This was my first experience with one of Greg Wilkerson's instructional CDs, so, except for the fact that he's a regular source of encouragement on several woodcarving lists and has a wonderful web site; this should be a fairly unbiased review. Which means this is going to be about as unbiased as my Ian Norbury reviews. Oh well, hang in there! I'm liable to blurt out something useful.
This CD is Wilkerson's
second in this series, and it's called Carving an Apache
Indian Face. Right out of the chute there's a BIG plus.
There are six steps in black-n-white right on the inside cover
of the CD describing how to open the CD on your computer, and
you gotta love Step Six, "Have fun carving!"
After that, he just keeps hitting you with good stuff. The first
page has a nice "intro", and a good "who I am"
paragraph with a picture. Click the picture and you get
a larger version. (Wow - maybe too big Greg!)
There's a link that takes you right to the rest of the CD if you already know who Wilkerson is or you been here before. Now you're at the "Contents" page, as in "table of contents", and it has everything you could possible want. A paragraph on "How to use this CD", all the info for e-mailing or mailing Wilkerson, his web-site link, and the table of contents in link format. The table of contents is great, and lists:
All sections have a brief description of what
follows. Since each page has a bar of links at the bottom for
"Home", "Contents", "Back" and "Next",
this CD is a breeze to navigate.
OK, enough on the mechanics, on to the content. If you're not already eager to start at this point, the gallery of Greg Wilkerson's work will get the juices going. The tool list is good, and comes complete with metric conversions. There is a plug at this point for the Easley Carvin' Vise, which is forgivable since it looks like a real good clamp, but there could have been a little more discussion and pictures for alternative holding methods.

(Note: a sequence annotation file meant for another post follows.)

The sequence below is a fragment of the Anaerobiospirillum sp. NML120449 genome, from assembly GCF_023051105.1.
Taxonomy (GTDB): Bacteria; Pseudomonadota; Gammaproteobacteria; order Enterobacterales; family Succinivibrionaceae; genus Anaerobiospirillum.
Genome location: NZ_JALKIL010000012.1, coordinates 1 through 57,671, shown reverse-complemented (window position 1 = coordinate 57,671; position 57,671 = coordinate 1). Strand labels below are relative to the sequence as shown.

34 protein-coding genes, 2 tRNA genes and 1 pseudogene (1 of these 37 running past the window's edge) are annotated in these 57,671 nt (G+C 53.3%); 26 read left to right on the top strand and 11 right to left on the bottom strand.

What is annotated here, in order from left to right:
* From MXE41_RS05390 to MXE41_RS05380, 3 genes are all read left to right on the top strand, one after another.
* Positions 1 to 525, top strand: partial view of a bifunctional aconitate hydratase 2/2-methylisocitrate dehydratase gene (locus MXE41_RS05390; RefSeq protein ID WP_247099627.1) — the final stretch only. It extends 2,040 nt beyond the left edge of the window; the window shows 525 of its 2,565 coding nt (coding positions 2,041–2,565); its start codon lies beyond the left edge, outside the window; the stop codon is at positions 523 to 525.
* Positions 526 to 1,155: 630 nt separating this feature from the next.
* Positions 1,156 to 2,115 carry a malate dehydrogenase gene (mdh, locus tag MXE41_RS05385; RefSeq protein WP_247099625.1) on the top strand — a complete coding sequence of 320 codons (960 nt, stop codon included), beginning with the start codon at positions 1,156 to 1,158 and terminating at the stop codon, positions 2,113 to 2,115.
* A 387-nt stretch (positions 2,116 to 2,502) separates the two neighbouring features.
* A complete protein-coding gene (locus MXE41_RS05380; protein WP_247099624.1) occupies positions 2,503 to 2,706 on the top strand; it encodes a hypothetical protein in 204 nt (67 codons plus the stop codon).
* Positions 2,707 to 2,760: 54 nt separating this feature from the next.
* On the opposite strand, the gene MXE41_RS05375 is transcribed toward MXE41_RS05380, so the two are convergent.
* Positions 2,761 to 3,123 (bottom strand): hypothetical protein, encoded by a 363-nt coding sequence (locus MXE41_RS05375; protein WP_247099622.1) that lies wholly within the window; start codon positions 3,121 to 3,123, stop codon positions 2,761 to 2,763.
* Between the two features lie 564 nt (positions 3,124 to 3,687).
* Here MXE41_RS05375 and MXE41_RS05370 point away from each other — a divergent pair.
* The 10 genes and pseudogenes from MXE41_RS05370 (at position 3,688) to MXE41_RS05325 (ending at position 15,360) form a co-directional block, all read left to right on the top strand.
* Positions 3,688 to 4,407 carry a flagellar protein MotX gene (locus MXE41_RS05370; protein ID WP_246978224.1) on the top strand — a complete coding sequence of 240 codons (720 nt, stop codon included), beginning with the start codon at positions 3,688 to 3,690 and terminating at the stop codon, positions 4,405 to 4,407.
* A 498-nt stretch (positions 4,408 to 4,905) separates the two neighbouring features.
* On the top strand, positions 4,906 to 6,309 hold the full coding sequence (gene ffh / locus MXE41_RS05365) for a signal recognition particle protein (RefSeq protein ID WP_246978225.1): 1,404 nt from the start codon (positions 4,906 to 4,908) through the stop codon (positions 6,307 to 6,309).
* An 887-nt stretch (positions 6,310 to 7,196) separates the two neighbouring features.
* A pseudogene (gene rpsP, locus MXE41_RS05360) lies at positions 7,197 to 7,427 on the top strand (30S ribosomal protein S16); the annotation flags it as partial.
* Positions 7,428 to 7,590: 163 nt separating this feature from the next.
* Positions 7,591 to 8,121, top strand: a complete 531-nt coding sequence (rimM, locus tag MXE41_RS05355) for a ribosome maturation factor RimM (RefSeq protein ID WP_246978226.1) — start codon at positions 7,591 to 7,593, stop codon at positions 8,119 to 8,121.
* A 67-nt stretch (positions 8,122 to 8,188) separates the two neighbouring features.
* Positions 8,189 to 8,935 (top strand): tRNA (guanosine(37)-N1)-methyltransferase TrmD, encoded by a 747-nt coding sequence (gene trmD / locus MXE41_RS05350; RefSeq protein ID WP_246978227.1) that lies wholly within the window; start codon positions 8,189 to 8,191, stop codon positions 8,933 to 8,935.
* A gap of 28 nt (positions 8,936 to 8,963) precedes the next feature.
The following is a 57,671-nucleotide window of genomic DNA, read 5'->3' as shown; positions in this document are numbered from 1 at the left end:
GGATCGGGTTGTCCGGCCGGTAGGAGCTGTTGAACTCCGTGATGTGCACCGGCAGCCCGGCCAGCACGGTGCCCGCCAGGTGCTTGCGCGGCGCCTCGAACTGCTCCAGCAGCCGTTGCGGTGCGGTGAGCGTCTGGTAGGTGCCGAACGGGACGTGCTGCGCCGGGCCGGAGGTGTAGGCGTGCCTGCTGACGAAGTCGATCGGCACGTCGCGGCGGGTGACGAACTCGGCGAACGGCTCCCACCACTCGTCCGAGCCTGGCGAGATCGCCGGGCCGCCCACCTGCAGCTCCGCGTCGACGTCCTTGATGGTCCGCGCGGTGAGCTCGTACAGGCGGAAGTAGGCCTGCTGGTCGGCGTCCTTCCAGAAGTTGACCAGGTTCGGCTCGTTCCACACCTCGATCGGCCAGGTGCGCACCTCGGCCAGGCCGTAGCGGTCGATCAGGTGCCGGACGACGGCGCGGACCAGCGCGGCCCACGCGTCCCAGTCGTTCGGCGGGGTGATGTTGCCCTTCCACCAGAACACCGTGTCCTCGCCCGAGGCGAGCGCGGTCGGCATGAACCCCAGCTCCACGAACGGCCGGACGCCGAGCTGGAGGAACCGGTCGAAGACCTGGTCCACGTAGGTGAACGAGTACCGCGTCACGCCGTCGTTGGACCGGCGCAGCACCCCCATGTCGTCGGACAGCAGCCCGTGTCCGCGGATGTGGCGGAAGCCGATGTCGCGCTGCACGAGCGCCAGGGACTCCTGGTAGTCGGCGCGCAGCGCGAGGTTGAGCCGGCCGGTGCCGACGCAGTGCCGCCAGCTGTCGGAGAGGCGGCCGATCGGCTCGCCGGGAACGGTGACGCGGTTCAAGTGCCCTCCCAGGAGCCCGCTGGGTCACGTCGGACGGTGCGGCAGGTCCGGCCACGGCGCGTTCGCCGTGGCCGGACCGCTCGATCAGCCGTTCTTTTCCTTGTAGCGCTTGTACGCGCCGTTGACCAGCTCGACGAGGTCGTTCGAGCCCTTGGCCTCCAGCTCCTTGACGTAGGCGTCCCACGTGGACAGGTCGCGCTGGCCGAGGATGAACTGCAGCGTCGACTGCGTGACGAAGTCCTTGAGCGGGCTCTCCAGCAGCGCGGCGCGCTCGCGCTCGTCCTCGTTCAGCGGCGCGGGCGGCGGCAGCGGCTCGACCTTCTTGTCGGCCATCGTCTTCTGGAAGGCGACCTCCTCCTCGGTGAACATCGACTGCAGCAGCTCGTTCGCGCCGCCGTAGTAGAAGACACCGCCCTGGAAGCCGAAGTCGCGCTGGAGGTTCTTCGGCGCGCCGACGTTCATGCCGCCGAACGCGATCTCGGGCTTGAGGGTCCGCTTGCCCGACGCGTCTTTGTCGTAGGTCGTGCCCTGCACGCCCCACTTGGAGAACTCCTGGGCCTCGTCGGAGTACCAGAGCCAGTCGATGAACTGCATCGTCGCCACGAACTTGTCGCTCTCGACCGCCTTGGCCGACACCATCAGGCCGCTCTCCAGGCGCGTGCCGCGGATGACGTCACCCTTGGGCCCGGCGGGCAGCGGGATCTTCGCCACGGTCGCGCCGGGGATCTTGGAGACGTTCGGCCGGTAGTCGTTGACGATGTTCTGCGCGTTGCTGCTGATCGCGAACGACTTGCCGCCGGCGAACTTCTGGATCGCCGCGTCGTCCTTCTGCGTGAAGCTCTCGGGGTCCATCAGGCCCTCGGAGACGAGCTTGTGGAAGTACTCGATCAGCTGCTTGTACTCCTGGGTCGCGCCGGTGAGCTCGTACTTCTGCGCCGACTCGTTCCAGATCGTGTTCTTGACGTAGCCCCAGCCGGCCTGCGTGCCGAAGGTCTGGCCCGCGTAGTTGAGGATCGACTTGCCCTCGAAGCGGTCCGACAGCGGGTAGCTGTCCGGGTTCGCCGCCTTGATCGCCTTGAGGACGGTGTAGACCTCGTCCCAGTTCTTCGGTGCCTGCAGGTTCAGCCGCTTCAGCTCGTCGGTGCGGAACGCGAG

Then there's the Anatomy section, with a concise list of rules for head/face proportions. After the anatomy section, the remaining 15 sections basically lead you step by step to the completion of your project. The layout is broken down to an appropriate level of detail, so we won't describe each one here. Every picture in every section can be clicked on for a larger, higher resolution shot, and since these are coming off your CD and not the WWW, you don't sit doing "penalty time" for the larger picture. This is a very nice feature.
I encountered just a few negatives on this CD . There could have been more instruction for applying the rules in the anatomy section to the layout of the face in Section One. The flow was pretty much "here are the rules" and then "now draw the face on the log". It's not a show stopper, because you can just copy what Wilkerson has in his picture, but if there were more of a step-by-step utilization of the anatomy rules it would set up the student more for future projects where the face wasn't an Apache.
Another potential negative is also found in Section 1. At one point, the instructions say, "to carve the face area into an approximately 45 degree angle". A diagram would be helpful here to more clearly describe where and how you apply the 45 degree angle. I've done faces before, and maybe I'm just being "dense" here (it wouldn't be the first time), but I'm still not quite sure from where the 45 degree angle is measured.
One final nit to pick and we'll wrap this up.
There are no audio/video clips in Greg's CD. It may seem a bit
harsh to fault the CD for this, but the medium has the capacity,
and I think there should be a few of these included in any instructional
CD. There are always going to be a few steps that are just real
difficult to convey with a "still" shot, so leaving
audio/videos out of a CD is similar to leaving pictures out of
an instructional book. My two cents worth, but there it is.
Anyway, in summary, this CD is "aces", and anyone should be proud to have it in their carving library and find it very useful. In my humble opinion, it's a 4-Thumber with not far to go to earn a "5".
Mike Bloomquist is a carver and carving teacher, and a frequent contributor to WOM. He edits the on-line newletter for the Mohawk Valley Art & Woodcarving Association, and is also their current President.
You may visit Mike's web site, Wooden Dreams Woodcarving at http://www.borg.com/~bloomqum/index.htm or email him at firstname.lastname@example.org.
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